“It is the office of justice to injure no man; of propriety, to offend none.” —Marcus Tullius Cicero (106-43 BC), De Officiis, Book I:20
As noted elsewhere, The Humourist was a man of considerable distinction in his own country, and, for that matter, he was well known throughout much of Europe. So extensive was his reputation that he received rather frequent front-page coverage in numerous eighteenth century newspapers. Obviously, when The Humourist arrived in Colonial South Carolina, his reputation preceded him.
He was a known authority—expert, if you will—in at least one area of study, and he was a master in several other areas. Generally well respected, it seems, nonetheless, that he came to learn first hand (and, perhaps, the harsh way) the bitter reality behind Benjamin Franklin’s pithy saying, “Glass, china, and reputation are easily cracked, and never mended well.”
In the “Old World,” many people saw him as someone whose ambitions often exceeded his grasp; as someone who took on many projects without seeing them all to successful completion; as someone who dabbled in many occupations so that he could earn enough money to keep creditors at bay; and as someone who was not always honest. Others saw him as fickle, mercurial, anti-Catholic, and overly zealous of his nationality.
These “cracks” in his reputation were not known to the public at large and, to be certain, they were never of such alarm or magnitude that they made it to the press. Still, the cracks were there—in journals, diaries, and letters: the sorts of documents to which The Humourist would not have been privy. Generally, they were comments make by others about him, behind his back. In that sense, I am reminded of what American novelist and newspaper/magazine editor would say many years later, “What people say behind your back is your standing in the community.”
In the “New World,” it appears that The Humourist fared better. Occupationally, he seems to have settled down to one or two positions, and he seems to have prospered. He acquired land in Charleston, erected homes quite profitably, and participated in small groups focused on belles lettres. When he died, the inventory of his extensive estate suggests that he had enjoyed full success as a transplanted European. Of his reputation, one word from his obituary is notable: ingenious. The Oxford English Dictionary defines the word thusly, “Having high intellectual capacity; able, talented, possessed of genius.” If The Humourist had not quite managed to repair his reputation in the New World—and it is possible that it may have never been sullied on these shores to begin with—he, at least, established and maintained his reputation as a man of keen intellecual abilities.
It is clear, however, as we examine The Humourist’s essay of February 19, 1754—the focus of this week’s Controlled Revelation—that he knew all about gaining and losing a reputation. It is clear that The Humourist knew the various types of people who “whisper away their Neighbour’s Reputation.” It is equally clear that he held in contempt those who eat away at and sully the reputation of others. He held in contempt those “unsocial brutes” who undermine the influence of others.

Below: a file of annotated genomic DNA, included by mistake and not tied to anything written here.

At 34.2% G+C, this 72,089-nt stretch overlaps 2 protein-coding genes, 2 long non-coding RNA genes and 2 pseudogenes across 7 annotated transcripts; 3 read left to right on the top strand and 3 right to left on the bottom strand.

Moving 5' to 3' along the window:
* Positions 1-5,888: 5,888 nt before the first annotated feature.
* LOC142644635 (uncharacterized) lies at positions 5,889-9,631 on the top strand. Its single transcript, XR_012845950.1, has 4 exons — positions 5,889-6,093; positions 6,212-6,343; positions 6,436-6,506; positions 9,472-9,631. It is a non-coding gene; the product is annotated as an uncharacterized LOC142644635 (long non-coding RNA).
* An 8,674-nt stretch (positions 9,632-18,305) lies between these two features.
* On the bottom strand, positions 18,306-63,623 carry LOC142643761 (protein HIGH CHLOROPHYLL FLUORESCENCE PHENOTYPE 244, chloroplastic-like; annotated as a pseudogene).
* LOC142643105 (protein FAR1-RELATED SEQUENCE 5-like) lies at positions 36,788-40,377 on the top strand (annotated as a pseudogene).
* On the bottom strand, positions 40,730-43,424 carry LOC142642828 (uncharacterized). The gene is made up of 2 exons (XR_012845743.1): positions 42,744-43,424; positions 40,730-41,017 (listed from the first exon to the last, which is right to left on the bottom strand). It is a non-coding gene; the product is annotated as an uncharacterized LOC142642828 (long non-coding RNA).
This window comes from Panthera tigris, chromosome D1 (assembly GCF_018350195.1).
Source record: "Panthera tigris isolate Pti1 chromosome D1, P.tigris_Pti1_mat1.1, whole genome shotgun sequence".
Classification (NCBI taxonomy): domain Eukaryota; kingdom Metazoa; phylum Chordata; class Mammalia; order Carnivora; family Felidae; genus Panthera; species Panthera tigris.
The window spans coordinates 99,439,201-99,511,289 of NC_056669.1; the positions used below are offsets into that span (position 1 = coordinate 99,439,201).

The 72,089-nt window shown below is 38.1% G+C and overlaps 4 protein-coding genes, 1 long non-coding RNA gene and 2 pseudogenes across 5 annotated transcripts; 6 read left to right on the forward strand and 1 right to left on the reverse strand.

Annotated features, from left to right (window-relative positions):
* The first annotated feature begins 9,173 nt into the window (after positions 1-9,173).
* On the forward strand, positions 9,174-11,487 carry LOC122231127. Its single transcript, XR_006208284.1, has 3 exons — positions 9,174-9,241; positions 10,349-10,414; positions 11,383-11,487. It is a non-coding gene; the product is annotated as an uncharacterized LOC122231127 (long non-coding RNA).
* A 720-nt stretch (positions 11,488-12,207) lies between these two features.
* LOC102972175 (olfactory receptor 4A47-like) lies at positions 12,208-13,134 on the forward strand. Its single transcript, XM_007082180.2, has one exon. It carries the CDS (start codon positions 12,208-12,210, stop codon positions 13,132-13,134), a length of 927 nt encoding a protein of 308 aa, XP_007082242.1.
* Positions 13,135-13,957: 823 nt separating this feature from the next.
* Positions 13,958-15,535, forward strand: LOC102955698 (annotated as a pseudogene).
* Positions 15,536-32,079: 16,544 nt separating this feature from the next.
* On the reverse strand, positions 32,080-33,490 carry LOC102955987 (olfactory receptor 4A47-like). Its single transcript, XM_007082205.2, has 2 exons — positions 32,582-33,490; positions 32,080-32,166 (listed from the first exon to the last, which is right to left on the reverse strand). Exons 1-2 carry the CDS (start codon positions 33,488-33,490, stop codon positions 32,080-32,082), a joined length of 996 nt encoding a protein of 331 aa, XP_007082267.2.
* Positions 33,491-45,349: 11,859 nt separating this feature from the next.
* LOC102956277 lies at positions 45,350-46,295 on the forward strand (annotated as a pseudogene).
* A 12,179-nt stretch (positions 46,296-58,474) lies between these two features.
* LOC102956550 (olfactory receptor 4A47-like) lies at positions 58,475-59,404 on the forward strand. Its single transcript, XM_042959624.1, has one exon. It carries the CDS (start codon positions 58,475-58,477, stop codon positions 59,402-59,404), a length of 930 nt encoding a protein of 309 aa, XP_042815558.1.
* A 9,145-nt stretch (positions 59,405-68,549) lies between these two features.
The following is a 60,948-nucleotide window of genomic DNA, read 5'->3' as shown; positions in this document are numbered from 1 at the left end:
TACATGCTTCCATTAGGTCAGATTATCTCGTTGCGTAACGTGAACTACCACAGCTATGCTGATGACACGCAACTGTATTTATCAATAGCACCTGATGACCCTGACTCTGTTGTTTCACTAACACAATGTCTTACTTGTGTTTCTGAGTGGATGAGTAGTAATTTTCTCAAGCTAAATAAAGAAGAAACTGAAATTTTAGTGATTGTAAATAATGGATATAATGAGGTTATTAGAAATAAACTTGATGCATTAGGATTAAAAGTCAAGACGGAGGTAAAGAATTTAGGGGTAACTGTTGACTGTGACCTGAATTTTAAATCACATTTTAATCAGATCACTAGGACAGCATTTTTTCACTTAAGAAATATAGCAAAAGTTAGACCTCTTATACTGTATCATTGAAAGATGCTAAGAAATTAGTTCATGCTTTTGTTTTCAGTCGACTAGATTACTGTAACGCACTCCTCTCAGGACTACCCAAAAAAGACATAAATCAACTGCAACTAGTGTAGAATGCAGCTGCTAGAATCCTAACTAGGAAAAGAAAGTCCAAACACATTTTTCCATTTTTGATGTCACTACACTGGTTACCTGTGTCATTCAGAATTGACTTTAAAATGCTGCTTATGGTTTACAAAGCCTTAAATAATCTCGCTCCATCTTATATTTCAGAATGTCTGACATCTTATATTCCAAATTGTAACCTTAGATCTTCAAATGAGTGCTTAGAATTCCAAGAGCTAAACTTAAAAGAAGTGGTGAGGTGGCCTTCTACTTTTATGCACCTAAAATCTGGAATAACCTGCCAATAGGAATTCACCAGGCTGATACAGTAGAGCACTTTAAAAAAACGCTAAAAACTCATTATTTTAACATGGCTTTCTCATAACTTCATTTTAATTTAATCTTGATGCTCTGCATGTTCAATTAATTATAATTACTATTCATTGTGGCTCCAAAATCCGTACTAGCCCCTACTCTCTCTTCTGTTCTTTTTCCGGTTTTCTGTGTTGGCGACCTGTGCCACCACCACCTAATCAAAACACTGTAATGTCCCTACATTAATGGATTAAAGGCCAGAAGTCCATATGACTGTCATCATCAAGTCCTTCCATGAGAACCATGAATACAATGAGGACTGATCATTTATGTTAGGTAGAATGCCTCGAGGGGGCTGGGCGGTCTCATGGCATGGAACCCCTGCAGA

In one part of the essay, I suspect that he is reflecting on his younger years in the “Old World” when his own reputation was attacked by “mean and sordid” detractors, intent on “dissect[ing] characters, and devour[ing] good Names:
There are a Kind of Detractors, tho’ last mentioned, not least in the Cause of Evil, who being mean and sordid, will condescend to collect a Catalogue of Stories, to humour a Patron and tickle a Friend. Such Men as these, do almost come up to a literal Sense of what the Psalmist spoke in a figurative, (and eat up People for Bread;3) dissect characters, and devour good Names, for the monstrous Entertainment of a servile Master.
How shocking is it, to think, that such unwarrantable Favour should be shewn these People, who make no Allowances for Actions which frequently arise from sudden Passions, or are the unhappy Attendants of some Constitutions, or are the Errors of a hasty Judgment, and now are form’d into Crimes, and charged as the highest , when Good-Nature and good Sense must certainly have overlook’d them.
Of all The Humourist’s essays, his essay of February 19, 1754, is one of my favorites. It contains truths which, if followed, help make us honorable and noble human beings and, of equal importance, help us to be cautious and circumspect before we speak (or write) words that harm someone’s reputation.
Of all The Humourist essays, his essay of February 19, 1754, provides the fewest clues in terms of his identity At the same time, this week’s Controlled Revelation is itself riddled with clues aplenty!